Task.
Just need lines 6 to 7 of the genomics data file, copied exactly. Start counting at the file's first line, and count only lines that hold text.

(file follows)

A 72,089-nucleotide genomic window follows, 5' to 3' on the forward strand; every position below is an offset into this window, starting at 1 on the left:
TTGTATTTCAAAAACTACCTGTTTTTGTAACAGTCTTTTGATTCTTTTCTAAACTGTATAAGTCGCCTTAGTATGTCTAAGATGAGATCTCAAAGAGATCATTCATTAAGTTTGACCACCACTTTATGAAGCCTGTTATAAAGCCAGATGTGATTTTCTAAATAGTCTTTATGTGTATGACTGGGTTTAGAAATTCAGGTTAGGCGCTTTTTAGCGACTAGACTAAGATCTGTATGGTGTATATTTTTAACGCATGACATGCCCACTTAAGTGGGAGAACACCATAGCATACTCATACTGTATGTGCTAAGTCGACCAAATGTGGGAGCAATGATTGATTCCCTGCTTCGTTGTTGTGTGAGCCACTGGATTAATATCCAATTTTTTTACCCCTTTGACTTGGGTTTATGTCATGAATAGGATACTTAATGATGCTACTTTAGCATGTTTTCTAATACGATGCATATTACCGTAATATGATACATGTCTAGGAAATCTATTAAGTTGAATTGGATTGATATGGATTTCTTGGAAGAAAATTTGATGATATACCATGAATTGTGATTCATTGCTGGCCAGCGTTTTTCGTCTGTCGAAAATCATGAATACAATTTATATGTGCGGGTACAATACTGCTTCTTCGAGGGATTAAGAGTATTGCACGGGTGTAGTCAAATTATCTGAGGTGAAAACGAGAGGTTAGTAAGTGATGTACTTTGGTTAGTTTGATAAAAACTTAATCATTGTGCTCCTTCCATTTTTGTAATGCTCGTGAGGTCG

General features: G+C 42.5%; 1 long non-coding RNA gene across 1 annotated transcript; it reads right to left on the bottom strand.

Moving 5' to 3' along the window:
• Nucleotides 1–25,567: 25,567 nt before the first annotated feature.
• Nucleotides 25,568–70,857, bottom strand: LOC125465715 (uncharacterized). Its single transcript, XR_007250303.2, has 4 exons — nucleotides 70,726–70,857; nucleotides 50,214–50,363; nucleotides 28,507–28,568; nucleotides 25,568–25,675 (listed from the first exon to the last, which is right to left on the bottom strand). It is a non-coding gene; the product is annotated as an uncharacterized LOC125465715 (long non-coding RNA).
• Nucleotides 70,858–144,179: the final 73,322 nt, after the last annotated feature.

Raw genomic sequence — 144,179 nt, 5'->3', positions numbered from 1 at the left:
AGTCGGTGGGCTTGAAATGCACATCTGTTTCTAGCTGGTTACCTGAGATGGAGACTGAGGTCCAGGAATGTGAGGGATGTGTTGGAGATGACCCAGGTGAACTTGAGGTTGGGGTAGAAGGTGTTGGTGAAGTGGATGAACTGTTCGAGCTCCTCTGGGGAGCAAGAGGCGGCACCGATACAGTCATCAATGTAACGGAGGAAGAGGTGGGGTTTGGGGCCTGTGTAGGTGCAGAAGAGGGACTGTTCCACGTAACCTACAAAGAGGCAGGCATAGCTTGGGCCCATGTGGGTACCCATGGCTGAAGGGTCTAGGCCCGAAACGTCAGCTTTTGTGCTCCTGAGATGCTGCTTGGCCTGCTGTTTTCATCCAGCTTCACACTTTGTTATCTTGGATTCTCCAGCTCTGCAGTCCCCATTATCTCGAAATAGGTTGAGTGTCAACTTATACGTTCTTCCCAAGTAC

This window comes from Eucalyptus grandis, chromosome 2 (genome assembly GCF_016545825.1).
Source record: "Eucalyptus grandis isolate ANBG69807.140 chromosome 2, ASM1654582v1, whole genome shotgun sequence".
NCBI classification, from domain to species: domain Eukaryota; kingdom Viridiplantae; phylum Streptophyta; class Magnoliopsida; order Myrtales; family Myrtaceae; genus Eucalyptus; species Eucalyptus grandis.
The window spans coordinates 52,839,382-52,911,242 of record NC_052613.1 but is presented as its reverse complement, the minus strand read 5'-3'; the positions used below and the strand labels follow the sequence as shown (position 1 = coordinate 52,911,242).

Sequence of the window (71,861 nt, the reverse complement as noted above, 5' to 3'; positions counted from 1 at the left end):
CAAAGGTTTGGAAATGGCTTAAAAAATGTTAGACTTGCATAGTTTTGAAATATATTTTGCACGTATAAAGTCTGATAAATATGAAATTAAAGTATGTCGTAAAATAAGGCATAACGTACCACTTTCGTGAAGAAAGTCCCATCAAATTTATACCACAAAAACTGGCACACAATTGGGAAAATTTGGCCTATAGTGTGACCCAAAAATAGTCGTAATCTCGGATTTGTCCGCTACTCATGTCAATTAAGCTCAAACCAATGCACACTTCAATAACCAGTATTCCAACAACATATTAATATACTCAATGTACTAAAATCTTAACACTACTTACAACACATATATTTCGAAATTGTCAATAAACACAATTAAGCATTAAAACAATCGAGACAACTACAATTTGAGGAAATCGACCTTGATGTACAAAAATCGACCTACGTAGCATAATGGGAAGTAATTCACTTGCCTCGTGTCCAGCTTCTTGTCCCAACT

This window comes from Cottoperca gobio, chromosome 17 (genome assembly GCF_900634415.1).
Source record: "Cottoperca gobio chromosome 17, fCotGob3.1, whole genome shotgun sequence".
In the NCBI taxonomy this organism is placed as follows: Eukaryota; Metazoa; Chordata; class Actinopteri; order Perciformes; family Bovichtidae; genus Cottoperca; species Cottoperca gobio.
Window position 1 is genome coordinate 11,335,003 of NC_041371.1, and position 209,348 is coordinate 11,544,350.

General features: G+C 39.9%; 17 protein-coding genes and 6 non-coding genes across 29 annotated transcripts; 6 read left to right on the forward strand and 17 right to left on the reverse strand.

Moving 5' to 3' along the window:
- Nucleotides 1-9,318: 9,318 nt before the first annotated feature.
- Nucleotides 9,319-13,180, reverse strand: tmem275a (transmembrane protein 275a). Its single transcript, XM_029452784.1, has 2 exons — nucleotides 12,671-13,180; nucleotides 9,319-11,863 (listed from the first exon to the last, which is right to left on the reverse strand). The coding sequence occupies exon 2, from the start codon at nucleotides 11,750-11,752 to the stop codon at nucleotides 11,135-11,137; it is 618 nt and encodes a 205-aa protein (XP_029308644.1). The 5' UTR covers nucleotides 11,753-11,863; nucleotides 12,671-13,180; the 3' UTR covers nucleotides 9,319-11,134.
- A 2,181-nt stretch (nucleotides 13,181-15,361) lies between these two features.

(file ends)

• Nucleotides 25,568–70,857, bottom strand: LOC125465715 (uncharacterized). Its single transcript, XR_007250303.2, has 4 exons — nucleotides 70,726–70,857; nucleotides 50,214–50,363; nucleotides 28,507–28,568; nucleotides 25,568–25,675 (listed from the first exon to the last, which is right to left on the bottom strand). It is a non-coding gene; the product is annotated as an uncharacterized LOC125465715 (long non-coding RNA).
• Nucleotides 70,858–144,179: the final 73,322 nt, after the last annotated feature.